Sluice Boxes

Three Miners operate a wooden sluice box

Sluice boxes  are the next step up from panning, but it’s a step that most halfway serious prospectors quickly make.

A sluice box channels water from a river or stream over gravel and allow a single miner to vastly increase his daily production compared to the amount of sand or gravel that a miner can wash with a pan.

Traditionally sluices were made of wood and they work fine, but they were heavy and hard to transport.  Larger wooden sluice boxes essentially have to be built on site.

Fortunately, modern gold sluices are constructed out of lightweight materials overcoming those issue, and are literally worth their weight in gold if you are prospecting in a region with good water flows.

The Proline 36 inch sluice box (seen to the right) is a good example of a medium size sluice box that’s light weight but still highly effective.  It only weighs eight pounds, but it is a little bulky.

The easiest way to pack a sluice any distance is to attach it to a backpack frame like one of these at Uncle Sam’s.  Actually, these frames are great for lugging anything you could possibly carry.

The East Coast mining regions in Georgia, the Carolinas, and Virginia all have plenty of water for sluicing and so do most of the rivers of Northern California.  In Montana, the principal placer-mining districts are in the southwestern part of the state where plenty of water makes the use of sluice boxes practical. Idaho was once a leading placer-mining state and has plenty of fast flowing streams and rivers ideal for using a sluice as are the gold producing areas of Oregon and Washington.

This big 50″ Proline Sluice Box is a good choice when you want to go through lots of dirt and for those areas where you know you have plenty of water.

Minor amounts of placer gold have been produced in South Dakota, but it is generally too dry to use sluice boxes. And unless you know you have plenty of water sluices are probably not a worthwhile investment in the arid regions of Southern California, Nevada, Arizona, New Mexico, and Utah.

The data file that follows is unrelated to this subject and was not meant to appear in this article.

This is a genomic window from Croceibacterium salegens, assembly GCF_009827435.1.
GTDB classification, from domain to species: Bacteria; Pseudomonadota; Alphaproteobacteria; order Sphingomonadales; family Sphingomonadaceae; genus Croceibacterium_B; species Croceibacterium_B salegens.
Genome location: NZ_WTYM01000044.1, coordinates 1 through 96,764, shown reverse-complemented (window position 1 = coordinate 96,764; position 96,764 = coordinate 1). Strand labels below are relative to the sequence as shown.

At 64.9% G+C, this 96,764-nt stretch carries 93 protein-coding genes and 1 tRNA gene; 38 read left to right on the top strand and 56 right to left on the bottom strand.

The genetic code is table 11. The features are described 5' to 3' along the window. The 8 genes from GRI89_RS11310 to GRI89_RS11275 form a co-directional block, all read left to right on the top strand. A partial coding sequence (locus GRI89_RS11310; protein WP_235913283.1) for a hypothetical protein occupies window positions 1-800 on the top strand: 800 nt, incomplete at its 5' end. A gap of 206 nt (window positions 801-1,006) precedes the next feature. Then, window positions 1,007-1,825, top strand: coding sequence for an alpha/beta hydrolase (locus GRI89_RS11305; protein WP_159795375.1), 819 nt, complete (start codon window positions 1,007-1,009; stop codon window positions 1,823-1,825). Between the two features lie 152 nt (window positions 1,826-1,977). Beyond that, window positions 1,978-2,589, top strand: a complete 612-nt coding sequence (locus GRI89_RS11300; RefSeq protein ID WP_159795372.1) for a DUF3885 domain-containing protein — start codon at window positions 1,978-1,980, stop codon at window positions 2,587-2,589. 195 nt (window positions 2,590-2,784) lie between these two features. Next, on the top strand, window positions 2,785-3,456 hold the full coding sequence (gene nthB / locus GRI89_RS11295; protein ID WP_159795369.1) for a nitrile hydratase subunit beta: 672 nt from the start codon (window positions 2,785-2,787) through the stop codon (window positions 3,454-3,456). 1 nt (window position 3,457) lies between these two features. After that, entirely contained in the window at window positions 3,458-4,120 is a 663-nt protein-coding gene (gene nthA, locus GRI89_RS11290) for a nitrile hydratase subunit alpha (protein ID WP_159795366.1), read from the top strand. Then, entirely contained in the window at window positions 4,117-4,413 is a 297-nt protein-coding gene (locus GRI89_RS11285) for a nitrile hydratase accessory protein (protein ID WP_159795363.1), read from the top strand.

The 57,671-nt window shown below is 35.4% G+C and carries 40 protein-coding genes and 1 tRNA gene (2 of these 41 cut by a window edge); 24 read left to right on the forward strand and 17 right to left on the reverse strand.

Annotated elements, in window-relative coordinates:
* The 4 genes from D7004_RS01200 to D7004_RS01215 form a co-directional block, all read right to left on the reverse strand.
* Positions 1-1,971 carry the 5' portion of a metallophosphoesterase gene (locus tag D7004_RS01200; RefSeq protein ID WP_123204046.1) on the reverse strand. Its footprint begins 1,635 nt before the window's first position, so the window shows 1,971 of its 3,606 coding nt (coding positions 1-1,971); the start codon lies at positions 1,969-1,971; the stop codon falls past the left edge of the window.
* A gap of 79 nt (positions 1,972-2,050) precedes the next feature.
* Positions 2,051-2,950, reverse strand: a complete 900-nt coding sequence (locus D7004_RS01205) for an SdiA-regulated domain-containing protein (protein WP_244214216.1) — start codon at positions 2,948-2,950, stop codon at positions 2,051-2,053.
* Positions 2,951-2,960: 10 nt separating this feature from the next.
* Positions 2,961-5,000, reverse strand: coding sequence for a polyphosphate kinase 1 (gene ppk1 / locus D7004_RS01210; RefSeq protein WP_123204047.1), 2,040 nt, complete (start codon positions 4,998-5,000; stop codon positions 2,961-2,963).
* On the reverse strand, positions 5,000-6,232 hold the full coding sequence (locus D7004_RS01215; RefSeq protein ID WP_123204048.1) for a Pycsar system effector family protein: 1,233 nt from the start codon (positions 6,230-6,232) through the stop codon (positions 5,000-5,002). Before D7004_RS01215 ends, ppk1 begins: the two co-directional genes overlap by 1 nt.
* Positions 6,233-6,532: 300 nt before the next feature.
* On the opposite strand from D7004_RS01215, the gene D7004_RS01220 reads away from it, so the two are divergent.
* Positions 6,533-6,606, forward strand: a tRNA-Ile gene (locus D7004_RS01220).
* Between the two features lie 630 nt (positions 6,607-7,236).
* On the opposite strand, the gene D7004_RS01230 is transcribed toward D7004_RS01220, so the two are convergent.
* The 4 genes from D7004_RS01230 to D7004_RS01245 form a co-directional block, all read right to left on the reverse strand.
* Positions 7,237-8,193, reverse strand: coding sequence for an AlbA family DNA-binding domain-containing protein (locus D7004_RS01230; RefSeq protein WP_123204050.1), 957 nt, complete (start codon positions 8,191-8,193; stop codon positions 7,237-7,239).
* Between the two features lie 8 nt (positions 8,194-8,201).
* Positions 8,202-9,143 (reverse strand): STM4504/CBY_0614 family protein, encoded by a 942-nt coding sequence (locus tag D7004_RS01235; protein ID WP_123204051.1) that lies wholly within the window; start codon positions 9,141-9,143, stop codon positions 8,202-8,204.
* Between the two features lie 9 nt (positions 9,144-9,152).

The real advantage of a modern sluice box is the ability to easily pack it far off the beaten path which is pretty much impossible with traditional wooden models.  That allows a prospector to get farther from the competition and possibly into territory that has not been mined as recently or as intensely.

If you know you’re  going really deep in the backcountry you should consider one of the sluices that wre designed for just that.

One of my favorite sluice boxes is a model made by Royal (see picture to the left).   This thing folds up small enough to fit inside a 5 gallon bucket or small backpack. And it costs about the same as a non-folding sluice.

If you want to go even lighter you might consider the  Tee-Dee E-Z Sluice which is made of polypropylene plastic. It weighs less than two pounds and costs about half what a metal sluice costs.  I’ve never used one, so I can’t vouch for it’s sturdiness.  Although it’s made from the same stuff my kayak is made of, and I beat the hell out of that!

Regardless, all of these sluices are a huge step up in efficiency over a gold pan and that’s really the name of the game.

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